Before he was interviewing movie stars or producing podcasts, horror fandom stalwart Tom Elliot was sharing his thoughts on the genre with the GeekPlanetOnline community. From grim 1970s slashers to modern CGI murder, if you need the opinion of a gorehound then Tom is your man...
If you mention Clive Barker’s classic Hellraiser to a horror fan, chances are, the first thing they’ll think of is Pinhead, the character who’s small but important role in the film created an instant horror icon who subsequently appeared in seven sequels.
I could talk at length about my love for Pinhead, and one day probably will, but much as I adore the “Black Pope of Hell”, the real object of fascination in Hellraiser for me is the means by which we may be granted and audience with him: The Box.
For the uninitiated, the box in question is a small wooden puzzle box with designs etched in brass on each of its faces. To the naked eye it seems solid, but if you have the desire and the patience to solve it, then a passage to hell will literally be opened before you, allowing the passage of beings known as The Cenobites into our world, of which Pinhead is one.
The Cenobites are described as “Demons to some, Angels to others”. And while the average person may wonder why the bloody hell you’d want to invite Pinhead into your living room, for those hedonistic few who feel they’ve exhausted all of the pleasures this world has to offer, the sensations that the cenobites offer can take them to that next level, though they usually get more than they bargained for.
Desire is the real key to solving the puzzle; invest enough time and effort and you’ll truly earn your “reward”.
But the box isn’t the only gateway to hell, and even solving it doesn’t guarantee entrance. In Hellraiser 2, a mute girl with a talent for puzzles is forced to solve the box by her twisted psychiatrist, Dr Chanard. As the Cenobites close in on her, Pinhead alone says “No”. When his female accomplice questions him, he utters the poetic line “It is not hands that call us, it is…desire”, before turning his attention to the Doctor.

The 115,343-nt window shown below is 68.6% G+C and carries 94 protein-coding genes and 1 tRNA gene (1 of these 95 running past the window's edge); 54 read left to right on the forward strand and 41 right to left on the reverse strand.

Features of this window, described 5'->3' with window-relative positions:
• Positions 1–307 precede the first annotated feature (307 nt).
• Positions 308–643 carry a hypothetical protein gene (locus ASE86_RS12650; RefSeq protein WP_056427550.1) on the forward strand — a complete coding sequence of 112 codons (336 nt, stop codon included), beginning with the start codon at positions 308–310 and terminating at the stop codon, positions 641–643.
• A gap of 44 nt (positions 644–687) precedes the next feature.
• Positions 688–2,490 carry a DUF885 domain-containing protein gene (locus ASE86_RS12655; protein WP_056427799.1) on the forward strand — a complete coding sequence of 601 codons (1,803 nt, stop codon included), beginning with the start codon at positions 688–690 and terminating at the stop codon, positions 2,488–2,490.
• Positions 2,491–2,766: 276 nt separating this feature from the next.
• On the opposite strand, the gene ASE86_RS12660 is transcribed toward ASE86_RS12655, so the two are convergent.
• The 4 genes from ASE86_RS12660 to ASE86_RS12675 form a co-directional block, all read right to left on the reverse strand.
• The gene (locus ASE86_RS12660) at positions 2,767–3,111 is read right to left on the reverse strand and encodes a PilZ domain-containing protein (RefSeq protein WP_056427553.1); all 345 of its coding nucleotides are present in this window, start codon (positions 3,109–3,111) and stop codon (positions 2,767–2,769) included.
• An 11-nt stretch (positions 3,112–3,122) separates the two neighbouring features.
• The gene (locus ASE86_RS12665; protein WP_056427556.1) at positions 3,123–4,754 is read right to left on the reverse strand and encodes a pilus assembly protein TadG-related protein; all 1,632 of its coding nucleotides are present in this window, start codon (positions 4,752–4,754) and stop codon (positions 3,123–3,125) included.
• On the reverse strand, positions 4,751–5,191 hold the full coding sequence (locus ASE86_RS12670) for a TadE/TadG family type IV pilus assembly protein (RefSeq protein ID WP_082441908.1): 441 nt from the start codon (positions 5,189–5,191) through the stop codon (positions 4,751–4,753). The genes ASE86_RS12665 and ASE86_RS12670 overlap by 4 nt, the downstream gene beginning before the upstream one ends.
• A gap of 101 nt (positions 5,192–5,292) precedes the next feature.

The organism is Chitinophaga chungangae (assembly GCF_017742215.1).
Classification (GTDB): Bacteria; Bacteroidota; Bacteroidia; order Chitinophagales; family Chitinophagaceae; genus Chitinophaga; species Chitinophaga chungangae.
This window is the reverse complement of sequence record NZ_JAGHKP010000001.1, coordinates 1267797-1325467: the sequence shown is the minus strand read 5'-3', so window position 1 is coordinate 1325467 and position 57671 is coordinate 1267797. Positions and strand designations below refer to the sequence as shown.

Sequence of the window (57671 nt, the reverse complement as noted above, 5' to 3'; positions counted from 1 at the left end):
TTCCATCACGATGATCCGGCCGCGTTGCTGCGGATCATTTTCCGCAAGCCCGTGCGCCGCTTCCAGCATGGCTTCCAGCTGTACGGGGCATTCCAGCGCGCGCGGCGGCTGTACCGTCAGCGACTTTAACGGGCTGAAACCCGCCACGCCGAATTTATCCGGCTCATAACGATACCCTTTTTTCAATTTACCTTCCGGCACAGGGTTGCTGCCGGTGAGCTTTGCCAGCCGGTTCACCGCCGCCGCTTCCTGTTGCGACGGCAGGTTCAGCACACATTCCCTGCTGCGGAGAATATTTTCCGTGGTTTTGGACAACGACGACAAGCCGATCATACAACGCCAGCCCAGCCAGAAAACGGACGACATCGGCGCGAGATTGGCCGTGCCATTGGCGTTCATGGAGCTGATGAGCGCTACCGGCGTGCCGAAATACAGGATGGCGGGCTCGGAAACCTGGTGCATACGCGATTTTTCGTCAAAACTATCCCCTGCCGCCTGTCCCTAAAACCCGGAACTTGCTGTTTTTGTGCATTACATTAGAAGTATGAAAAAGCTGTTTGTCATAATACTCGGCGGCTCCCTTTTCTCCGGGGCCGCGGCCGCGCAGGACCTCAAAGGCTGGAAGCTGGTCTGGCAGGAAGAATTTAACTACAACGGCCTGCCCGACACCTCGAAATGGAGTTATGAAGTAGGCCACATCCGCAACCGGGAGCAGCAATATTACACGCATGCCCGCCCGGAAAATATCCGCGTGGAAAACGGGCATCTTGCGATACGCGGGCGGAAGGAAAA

The often excellent Hellraiser comic series that ran from 1989 to 1992 expanded the mythology, and further illustrated how the puzzles are merely a test of desire. It’s really how much you want it that matters.
In the story Songs of Metal and Flesh, written by Peter Atkins (the writer of Hellraisers 2 - 4), the protagonist, a blind musician, creates a piece of music that leaves his audience literally in pieces. The method used in Frank Lovece’s For My Son is a pattern sewn into the back of a jacket and in Neil Gaiman’s Wordsworth, the titular character tries to solve a crossword puzzle on a train, and as he solves each clue, sinks deeper and deeper into Hell.
Brilliant as these stories are, it always comes back to the box for me, or to give its full title, The Lament Configuration. The mechanics of the box as shown in the films are physically impossible to create in reality, which gives it that extra bit of magic, because it literally can’t exist. The exquisitely detailed faces at a glance seem symmetrical, but look closer and the patterns turn to chaos before your eyes. Study it for long enough and sometimes you think for a moment you’ve discovered some sort of symmetrical pattern, only for it to disappear when you look even closer. Perhaps there is symmetry somewhere on the box, but maybe it’s not the best idea to discover it.
I own two Lament configurations, both of which sit proudly in my study, on shelves surrounded by other film memorabilia. While I dust the pieces in my collection regularly, I usually let the dust gather on the glass domes covering the puzzle boxes; it just seems rather fitting that it should. If you want to see the boxes, you should work for it. Slightly obscured by dust, they’re there for visitors to my home to discover, but only if they have the desire.